Most say economy getting worse (USA Today)

Poll finds high rates of unease

WASHINGTON— More than three-fourths of Americans (78%) say economic conditions are getting worse, the highest reading since the Gallup Organization started polling on the question in 1991, according to a Gallup survey released Monday.

Overall, 20% of Americans are satisfied with the direction of the country, the most dismal reading since May 1992, according to the Gallup survey of 1,014 adults conducted from Nov 11-14.

The Gallup numbers track other gauges of consumer and business confidence, which have been falling in recent weeks as Americans have been buffeted by falling home sales, a falling dollar, rising energy prices, a credit crunch and turmoil in stock markets.

The Gallup poll numbers indicate that although the unemployment rate in October was a low 4.7%, conditions feel increasingly lousy.

Fully 31% of those responding to the poll said economic concerns are the top problem for the country, up from 22% in the previous Oct 4-7 poll. Only 2% called economic conditions excellent, 25% good and 72% called the outlook only fair or poor. The poll has a margin of error of plus orminus 3%.

The falling figures could have political, economic, ramifications.

Douglas Holtz-Eakin, a senior fellow at the Peterson Institute for International Economics, who is also economic adviser to Arizona Republican Sen. John McCain's presidential campaign, says economic concerns are already being heard on the campaign trail in the form of questions about health care and trade.

"Both of (those) are linked into benefits and jobs and the capacity of this economy to compete," HoltzEakin says. "It's been there. If the economy slows further, and we know it's already growing slowly, the issueswill becomemore prominent."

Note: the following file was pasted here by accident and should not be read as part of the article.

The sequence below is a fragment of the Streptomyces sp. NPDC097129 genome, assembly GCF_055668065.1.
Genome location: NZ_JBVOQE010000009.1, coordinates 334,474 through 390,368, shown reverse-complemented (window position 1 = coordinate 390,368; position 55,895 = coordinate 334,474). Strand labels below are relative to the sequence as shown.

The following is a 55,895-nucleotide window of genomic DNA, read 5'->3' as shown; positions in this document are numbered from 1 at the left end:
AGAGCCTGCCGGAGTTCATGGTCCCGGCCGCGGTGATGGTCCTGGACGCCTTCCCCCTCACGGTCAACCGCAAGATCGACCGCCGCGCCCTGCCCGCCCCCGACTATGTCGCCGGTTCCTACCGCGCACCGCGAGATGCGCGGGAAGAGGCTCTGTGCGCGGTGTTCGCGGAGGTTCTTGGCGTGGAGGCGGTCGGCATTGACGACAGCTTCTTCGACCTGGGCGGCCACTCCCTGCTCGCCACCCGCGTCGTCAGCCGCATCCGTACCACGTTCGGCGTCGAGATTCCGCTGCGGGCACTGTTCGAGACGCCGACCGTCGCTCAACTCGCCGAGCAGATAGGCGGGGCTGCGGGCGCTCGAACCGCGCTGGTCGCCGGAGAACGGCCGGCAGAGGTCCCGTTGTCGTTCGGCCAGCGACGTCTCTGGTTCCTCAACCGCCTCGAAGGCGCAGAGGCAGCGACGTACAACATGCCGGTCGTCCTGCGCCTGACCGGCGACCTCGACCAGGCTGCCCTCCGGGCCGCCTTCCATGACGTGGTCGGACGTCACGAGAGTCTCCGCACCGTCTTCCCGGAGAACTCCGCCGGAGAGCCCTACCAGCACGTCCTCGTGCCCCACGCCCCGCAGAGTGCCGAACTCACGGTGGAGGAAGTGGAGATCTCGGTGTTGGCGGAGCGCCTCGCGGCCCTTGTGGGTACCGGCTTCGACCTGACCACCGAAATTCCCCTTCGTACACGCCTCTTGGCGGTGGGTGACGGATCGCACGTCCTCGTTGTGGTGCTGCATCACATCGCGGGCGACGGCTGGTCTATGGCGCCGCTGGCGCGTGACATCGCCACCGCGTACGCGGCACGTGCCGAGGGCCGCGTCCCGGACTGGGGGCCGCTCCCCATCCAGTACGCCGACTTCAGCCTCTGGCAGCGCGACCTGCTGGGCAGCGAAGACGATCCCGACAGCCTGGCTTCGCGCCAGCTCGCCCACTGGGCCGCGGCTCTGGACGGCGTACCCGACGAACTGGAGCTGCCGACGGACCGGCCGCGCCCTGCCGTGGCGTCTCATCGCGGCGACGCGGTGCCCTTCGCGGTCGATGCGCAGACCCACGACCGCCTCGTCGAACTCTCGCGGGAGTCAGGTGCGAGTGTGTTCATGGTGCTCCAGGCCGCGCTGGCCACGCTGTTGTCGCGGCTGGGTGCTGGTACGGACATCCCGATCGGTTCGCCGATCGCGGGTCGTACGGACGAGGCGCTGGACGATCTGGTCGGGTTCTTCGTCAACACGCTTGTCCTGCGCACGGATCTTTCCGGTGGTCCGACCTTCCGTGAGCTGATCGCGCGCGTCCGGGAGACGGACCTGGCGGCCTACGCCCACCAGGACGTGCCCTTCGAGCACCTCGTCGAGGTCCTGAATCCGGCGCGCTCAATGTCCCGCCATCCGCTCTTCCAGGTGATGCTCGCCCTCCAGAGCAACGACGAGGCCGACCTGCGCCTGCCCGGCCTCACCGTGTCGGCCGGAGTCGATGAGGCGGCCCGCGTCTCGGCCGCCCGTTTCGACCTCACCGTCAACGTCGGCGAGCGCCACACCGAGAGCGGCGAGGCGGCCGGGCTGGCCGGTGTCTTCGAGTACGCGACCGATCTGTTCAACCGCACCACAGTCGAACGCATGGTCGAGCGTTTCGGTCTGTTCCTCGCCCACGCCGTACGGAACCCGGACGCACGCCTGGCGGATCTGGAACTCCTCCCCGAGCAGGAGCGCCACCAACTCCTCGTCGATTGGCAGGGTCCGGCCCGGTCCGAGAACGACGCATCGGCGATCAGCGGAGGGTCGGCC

The Gallup data are also backed by a forecast released Monday from 50 leading business economists, who expect growth to slow significantly in coming months and inflation to tick up.

The median forecast of the National Association for Business Economics (NABE) is that the economy will whistle past a recession, with growth slowing to an anemic 1.5% annual rate through the end of this year— comparedwithanearly4% pace in the thirdquarter.

The economy is expected to speed up to amore respectable 2.6% rate in 2008, moving up to a solid 3% by year's end. NABE economists say the housing crash is turning out to be even worse than expected, but increased exports — helped by the falling value of the dollar against other currencies — will offset some of that loss.

Most of the forecasters put the odds of a recession in the next year at less than 33%, but a fifth see the risks atmore than 50%.

The forecast also assumes the Federal Reserve will not cut its key short-term interest rate.